Skip to content

Procurement in a Nutshell – conflicts of interest

This Nutshell will analyse the new obligations on contracting authorities in relation to 'Conflicts of Interest', drawing attention to any key changes from previous procurement legislation which contracting authorities ought to be aware of.

On 26th October 2023 the Procurement Bill received Royal Assent and is now expected to come into force in October 2024.

The Procurement Act 2023 establishes a new public procurement regime following Brexit, and aims to deliver the Government’s promise to grow the economy by creating a simpler and more transparent system.

The Act will, in particular, revoke the following:

  • Public Contracts Regulations 2015 (PCR)
  • Concession Contracts Regulations 2016
  • Utilities Contracts Regulations 2016

What’s new?

Section 81 sets out a duty to take all reasonable steps to identify, and keep under review, any conflict or potential conflict of interest. The Act explains that a conflict of interest in relation to a procurement will arise if a Minister, or a person acting for, or on behalf of, a contracting authority in relation to the procurement has a conflict of interest. An individual who influences a decision made by, or on behalf of, a contracting authority in relation to a procurement is to be treated as acting in relation to the procurement. An “interest” includes a personal, professional or financial interest and may be direct or indirect.

Section 82 states that a contracting authority must take all reasonable steps to ensure that a conflict does not put a supplier at an unfair (dis)advantage. The Act makes clear that if a conflict creates an unfair advantage for a supplier, and that advantage cannot be avoided, the supplier must be excluded.

Section 83 states that a contracting authority, prior to publishing a Tender Notice, Dynamic Market Notice or Transparency Notice, must prepare a Conflicts Assessment. When publishing “any relevant notice” (such as the Contract Details Notice) it must confirm that a conflicts assessment has been prepared and (if relevant) revised.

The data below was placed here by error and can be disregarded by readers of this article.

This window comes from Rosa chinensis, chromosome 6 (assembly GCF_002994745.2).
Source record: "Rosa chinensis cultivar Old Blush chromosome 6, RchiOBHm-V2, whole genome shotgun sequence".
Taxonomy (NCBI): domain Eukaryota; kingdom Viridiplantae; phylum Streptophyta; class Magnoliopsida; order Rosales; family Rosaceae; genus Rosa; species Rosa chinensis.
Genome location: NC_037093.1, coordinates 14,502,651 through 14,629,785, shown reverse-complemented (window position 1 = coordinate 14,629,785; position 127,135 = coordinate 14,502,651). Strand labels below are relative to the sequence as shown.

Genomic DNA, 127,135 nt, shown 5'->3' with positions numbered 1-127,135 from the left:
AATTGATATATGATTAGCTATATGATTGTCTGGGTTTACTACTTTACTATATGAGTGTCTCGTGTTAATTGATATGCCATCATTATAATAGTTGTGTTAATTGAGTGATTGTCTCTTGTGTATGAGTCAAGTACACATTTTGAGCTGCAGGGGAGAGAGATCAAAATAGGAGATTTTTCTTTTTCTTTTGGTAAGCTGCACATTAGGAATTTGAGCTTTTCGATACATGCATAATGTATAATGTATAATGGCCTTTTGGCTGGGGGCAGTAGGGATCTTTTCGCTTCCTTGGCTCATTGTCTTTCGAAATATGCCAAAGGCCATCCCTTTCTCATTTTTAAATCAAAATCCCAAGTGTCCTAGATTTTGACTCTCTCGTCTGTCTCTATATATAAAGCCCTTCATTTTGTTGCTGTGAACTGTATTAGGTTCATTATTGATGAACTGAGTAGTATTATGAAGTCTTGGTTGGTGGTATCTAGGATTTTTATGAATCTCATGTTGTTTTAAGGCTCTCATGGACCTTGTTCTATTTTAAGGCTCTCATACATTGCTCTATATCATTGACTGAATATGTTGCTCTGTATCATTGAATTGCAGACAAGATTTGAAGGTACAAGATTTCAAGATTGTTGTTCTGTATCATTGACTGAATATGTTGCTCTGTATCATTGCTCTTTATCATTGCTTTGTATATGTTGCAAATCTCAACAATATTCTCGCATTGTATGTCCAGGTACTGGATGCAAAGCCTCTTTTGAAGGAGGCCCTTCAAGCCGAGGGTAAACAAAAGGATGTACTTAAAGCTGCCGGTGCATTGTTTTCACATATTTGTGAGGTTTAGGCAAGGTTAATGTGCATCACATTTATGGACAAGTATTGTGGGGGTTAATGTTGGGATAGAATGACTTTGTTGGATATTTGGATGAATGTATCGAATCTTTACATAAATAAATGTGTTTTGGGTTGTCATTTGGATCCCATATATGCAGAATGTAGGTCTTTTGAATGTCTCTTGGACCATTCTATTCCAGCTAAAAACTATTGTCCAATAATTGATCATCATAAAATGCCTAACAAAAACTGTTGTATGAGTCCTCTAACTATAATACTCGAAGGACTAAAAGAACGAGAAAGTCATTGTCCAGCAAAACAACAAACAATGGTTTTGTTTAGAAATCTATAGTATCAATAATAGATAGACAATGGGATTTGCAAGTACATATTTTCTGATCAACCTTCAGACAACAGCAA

Stay up to date with:

  • Trending Topics
  • Latest Insights
  • Upcoming Events
  • Company Updates

What’s changed?

A significant change introduced by the Act is the obligation to exclude a supplier where a conflict of interest, which gives a supplier an unfair advantage, cannot be avoided. The Conflicts Assessment  also introduces additional transparency requirements on contracting authorities to ensure conflicts of interests are continually reviewed.

Generally, the duty to take ‘all reasonable steps to identify, and keep under review, any conflict of interest’ is akin to Regulation 24 of the PCR which required contracting authorities to take ‘appropriate measures to effectively prevent, identify and remedy conflicts’. The definition of ‘interest’ under the Act is the same as that under the PCR.

The context in which a conflict of interest will arise is also similar between the PCR and the Act. Regulation 24 of the PCR stated that a conflict will arise when ‘staff members of the contracting authority… who are involved in the conduct of the procurement procedure or may influence the outcome of that procedure’ have an interest which ‘compromises their impartiality and independence in the context of the procurement procedure’.

The Act states that a conflict will arise when a person with an interest influences a decision made by, or on behalf of, a contracting authority or is acting in relation to the procurement.

What does this mean?

While the obligation to review and manage conflicts of interest have remained the same, contracting authorities should note their obligation to record their review of conflicts of interest (under the Conflicts Assessment requirements). Contracting authorities should also be prepared to exclude suppliers who have an unavoidable advantage due to a conflict. The specific requirements on contracting authorities when excluding suppliers will be explored in another Nutshell.

For further information please contact Melanie Pears or Tim Care in our Public Sector Team.


Please note that this briefing is designed to be informative, not advisory and represents our understanding of English law and practice as at the date indicated. We would always recommend that you should seek specific guidance on any particular legal issue.

This page may contain links that direct you to third party websites. We have no control over and are not responsible for the content, use by you or availability of those third party websites, for any products or services you buy through those sites or for the treatment of any personal information you provide to the third party.

Follow us on LinkedIn

Keep up to date with all the latest updates and insights from our expert team

Take me there

Contact a specialist

Tim Care

Partner | Public Sector

+44 (0) 330 137 3458

+44 (0) 752 590 3378

Email Tim Care

Read bio

Melanie Pears

Partner | Head of Public Sector

+44 (0) 330 137 3451

+44 (0)789 987 8424

Email Melanie Pears

Read bio

Meet the whole team

What we're thinking